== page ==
Sometimes when people play stupid games, they get stupid prizes. That applies to filing faulty lawsuits.
Survivors of the July 20, 2012 theater massacre in Aurora, Colorado filed a federal suit against Cinemark Theaters seeking damages from the company after a mentally disturbed social misfit opened fire on opening night of a Batman movie, killing 12 and injuring 70. They claimed the theater chain’s lax security led to the spree killing, but a federal judge, applying the rule of law, decided otherwise.
The judge’s ruling left the four remaining plaintiffs on the hook for Cinemark’s $700,000 in legal bills, thanks to a Colorado loser-pays provision. A last-minute proposed settlement of $160,000 from Cinemark got derailed when a greedy plaintiff wanted more green.
Now the plaintiffs have themselves a tidy bill for $700,000. Some might call it karma.
Of course, the mainstream media – no friends of The People of The Gun – are writing that the victims of the tragedy are now victims once again, completely ignoring their culpability for the creative legal strategy they attempted to used to get themselves a payday.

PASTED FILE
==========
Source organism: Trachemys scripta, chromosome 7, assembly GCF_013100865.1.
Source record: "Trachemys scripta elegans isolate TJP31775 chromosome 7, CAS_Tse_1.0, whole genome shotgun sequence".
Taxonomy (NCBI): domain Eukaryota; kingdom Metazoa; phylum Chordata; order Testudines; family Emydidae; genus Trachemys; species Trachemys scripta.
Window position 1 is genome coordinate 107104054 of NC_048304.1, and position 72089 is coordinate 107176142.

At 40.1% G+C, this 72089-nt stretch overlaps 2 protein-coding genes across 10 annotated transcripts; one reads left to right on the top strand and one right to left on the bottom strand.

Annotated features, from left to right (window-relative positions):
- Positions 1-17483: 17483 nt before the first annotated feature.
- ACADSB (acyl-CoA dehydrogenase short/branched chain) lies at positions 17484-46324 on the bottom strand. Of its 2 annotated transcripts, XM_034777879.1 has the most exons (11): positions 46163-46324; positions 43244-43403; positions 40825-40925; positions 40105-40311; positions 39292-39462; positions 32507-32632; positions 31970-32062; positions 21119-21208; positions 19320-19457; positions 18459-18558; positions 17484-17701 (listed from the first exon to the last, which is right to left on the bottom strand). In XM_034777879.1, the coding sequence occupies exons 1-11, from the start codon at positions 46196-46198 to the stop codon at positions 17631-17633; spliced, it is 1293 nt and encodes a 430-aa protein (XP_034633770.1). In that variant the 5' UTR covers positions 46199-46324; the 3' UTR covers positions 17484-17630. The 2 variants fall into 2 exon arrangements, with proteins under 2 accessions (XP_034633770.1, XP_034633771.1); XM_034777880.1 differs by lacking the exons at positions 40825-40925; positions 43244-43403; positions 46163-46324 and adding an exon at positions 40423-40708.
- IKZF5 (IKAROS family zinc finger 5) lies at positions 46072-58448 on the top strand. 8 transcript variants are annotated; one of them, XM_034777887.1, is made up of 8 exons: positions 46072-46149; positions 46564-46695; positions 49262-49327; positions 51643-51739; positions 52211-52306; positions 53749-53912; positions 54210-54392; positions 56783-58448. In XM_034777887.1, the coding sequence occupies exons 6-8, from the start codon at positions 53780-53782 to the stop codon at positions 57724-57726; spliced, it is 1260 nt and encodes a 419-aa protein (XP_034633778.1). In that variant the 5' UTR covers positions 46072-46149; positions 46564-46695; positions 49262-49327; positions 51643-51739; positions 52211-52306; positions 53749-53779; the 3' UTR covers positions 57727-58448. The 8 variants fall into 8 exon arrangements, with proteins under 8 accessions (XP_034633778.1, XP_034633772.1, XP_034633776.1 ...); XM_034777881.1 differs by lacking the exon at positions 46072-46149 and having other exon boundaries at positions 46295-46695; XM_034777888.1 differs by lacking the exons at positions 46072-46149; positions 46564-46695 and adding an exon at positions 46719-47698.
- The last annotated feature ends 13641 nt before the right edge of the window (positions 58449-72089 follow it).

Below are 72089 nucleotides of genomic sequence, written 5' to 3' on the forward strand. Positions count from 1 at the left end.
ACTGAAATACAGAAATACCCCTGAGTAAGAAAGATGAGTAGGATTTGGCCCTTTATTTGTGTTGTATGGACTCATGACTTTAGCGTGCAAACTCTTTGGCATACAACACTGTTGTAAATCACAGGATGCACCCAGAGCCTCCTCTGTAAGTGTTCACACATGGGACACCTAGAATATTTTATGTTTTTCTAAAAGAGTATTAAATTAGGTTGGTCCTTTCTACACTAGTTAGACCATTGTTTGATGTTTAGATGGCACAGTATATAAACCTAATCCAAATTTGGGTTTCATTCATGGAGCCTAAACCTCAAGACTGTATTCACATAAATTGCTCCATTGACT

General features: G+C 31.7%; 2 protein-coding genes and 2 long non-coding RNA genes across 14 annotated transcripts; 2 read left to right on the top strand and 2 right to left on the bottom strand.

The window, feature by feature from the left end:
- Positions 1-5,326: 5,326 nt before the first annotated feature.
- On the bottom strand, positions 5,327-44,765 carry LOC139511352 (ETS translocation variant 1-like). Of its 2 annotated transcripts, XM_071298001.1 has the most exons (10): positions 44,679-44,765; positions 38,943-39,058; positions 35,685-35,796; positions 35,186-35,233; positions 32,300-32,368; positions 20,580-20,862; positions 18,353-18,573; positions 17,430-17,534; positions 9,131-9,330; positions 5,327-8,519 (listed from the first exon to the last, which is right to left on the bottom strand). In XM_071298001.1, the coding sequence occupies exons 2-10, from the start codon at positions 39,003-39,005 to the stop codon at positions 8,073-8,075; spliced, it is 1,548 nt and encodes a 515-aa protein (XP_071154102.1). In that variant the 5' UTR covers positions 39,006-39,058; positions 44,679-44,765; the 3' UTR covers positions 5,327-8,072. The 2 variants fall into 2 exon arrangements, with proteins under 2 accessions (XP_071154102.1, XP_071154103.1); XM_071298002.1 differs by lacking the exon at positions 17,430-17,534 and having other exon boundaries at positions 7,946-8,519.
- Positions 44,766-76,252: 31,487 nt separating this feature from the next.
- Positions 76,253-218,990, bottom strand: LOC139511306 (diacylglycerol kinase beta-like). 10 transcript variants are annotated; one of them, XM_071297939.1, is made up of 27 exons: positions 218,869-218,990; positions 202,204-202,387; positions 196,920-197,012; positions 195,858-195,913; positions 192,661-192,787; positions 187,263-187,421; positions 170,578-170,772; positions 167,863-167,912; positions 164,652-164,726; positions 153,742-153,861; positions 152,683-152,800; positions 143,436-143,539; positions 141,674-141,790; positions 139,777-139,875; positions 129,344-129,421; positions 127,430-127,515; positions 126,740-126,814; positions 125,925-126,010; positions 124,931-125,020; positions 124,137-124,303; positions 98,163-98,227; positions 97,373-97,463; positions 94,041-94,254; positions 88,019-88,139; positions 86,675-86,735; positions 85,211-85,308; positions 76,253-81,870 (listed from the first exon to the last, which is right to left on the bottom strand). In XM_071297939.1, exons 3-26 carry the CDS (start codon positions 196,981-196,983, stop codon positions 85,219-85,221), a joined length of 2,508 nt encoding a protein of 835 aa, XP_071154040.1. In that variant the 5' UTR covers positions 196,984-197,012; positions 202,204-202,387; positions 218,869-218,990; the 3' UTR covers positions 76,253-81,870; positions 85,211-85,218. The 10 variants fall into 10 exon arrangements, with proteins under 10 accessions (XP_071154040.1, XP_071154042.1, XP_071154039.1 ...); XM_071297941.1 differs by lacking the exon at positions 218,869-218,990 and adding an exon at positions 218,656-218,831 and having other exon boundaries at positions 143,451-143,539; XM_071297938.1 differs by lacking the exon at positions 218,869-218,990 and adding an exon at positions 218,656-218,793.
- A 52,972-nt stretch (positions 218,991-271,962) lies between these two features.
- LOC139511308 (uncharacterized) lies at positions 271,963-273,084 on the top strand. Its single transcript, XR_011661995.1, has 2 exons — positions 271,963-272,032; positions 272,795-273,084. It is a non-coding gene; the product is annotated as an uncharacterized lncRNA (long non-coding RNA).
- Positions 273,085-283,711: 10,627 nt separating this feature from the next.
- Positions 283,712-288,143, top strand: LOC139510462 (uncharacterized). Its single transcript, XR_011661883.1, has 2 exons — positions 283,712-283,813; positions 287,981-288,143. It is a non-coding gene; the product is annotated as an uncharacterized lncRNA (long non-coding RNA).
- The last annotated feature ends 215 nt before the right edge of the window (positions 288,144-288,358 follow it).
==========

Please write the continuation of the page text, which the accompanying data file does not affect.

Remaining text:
Those plaintiffs sought to hold a movie theater responsible for the murderous rampage of a mental misfit who brought his guns into a theater that was posted as a “gun-free” zone and went berserk.
Those patrons should have known that the theater was at increased risk of bad things happening thanks to their wrong-headed and risky policy prohibiting card-carrying good guys with guns. Those “no guns” signs act like a dinner bell to lunatics, violent criminals and terrorists – just like the wack-o who opened fire in the theater in July of 2012.
Here’s the LA Times’ version of the story, featuring heartstring tugging and all:
Aurora massacre survivors sued. How did 4 end up owing the theater $700K?
DENVER — They had survived brain damage, paralysis and the deaths of their children. For four years, they met in secret as a group. Now, they were finally prepared to settle with the Aurora movie theater that became the site of one of the deadliest massacres in U.S. history.
Marcus Weaver kept a calm facade, but writhed with anxiety within. His dreams often return him to the theater, the sounds of gunshots and the feeling of his friend’s lifeless body slumped against him. After he escaped, he found a bullet hole in his shoulder.
On a conference call, the federal judge overseeing the case told the plaintiffs’ attorneys that he was prepared to rule in the theater chain’s favor. He urged the plaintiffs to settle with Cinemark, owner of the Century Aurora 16 multiplex where the July 20, 2012, shooting occurred. They had 24 hours.
But before that deadline, the settlement would collapse and four survivors of the massacre would be ordered to pay the theater chain more than $700,000.